There’s a number of reasons for that. Part of it is the attractiveness of these businesses, for sure, but there's a macro element at play here as well, which is that interest rates are so low, really across all central banks around the world now, that there's not a lot of places to invest money and get a meaningful return. The bond markets aren't as attractive and a lot of folks feel like the public stock markets are a little overheated. What that's driven is more investment into the private private equity markets and venture capital in particular, and we're seeing an influx of supply in capital which is having another impact on valuations, increasing them.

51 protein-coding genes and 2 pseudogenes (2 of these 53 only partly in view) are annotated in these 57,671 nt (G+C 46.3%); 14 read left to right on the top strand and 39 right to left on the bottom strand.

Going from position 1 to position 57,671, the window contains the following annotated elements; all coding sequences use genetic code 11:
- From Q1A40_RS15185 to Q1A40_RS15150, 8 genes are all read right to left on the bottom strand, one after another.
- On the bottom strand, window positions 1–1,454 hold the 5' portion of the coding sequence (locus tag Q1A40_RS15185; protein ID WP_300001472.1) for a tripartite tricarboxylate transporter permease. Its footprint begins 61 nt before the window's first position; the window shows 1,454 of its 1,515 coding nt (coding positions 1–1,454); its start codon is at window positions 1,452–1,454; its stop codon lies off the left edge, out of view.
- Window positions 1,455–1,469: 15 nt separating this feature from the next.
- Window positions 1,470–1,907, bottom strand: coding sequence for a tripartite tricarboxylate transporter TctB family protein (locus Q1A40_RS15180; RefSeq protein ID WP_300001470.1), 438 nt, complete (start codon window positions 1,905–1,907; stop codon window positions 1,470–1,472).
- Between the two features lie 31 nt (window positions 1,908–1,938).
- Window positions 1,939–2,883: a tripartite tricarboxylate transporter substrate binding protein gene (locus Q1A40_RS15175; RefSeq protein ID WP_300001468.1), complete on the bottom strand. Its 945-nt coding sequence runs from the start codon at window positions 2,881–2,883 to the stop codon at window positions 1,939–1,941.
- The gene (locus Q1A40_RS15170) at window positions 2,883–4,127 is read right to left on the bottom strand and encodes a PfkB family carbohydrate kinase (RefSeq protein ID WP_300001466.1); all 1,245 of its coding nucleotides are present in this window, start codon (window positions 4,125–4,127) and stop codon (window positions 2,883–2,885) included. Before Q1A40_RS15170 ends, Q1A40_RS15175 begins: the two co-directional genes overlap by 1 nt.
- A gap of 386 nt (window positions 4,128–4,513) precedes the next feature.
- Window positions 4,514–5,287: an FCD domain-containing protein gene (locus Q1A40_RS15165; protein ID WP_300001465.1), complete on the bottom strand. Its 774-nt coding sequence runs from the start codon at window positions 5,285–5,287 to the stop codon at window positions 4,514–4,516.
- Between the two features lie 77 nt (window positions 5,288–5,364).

VN: Now that COVID is raging again, are valuations once again dipping? 

JS: COVID has only been reraging for a month or so and a lot of deals got done in December. We don't know yet, obviously, so we’ll see because deals won’t be public for another few months until they close. So, I don't really know, to be honest with you. I think it also depends on the vaccine rollout and the mutation questions; there's still a lot of uncertainty out there, but I wouldn't say I've seen a major cooling yet in the private markets. 

VN: There are many venture funds out there today, how do you differentiate yourself to limited partners?